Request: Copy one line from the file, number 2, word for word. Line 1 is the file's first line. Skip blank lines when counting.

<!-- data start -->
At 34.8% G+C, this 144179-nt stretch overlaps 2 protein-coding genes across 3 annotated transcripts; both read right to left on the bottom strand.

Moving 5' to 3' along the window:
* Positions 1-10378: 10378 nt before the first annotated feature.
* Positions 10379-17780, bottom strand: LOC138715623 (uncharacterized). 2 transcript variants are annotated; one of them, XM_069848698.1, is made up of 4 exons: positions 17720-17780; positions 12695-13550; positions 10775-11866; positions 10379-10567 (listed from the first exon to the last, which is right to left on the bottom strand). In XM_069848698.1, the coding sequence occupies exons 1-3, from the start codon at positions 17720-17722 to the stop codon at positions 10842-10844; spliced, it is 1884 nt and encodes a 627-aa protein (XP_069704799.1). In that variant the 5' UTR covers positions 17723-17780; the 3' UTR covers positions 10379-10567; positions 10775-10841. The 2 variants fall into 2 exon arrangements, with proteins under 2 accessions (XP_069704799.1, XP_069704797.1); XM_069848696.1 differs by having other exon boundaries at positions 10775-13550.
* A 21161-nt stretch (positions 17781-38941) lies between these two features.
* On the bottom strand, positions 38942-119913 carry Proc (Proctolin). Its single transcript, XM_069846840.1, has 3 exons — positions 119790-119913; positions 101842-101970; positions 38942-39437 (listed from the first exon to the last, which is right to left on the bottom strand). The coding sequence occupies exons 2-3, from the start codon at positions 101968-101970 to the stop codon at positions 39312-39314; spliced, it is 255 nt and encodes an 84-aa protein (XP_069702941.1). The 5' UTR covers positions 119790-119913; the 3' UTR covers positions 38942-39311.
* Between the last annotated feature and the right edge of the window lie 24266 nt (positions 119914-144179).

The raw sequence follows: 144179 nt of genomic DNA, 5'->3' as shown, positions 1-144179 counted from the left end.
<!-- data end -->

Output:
Moving 5' to 3' along the window: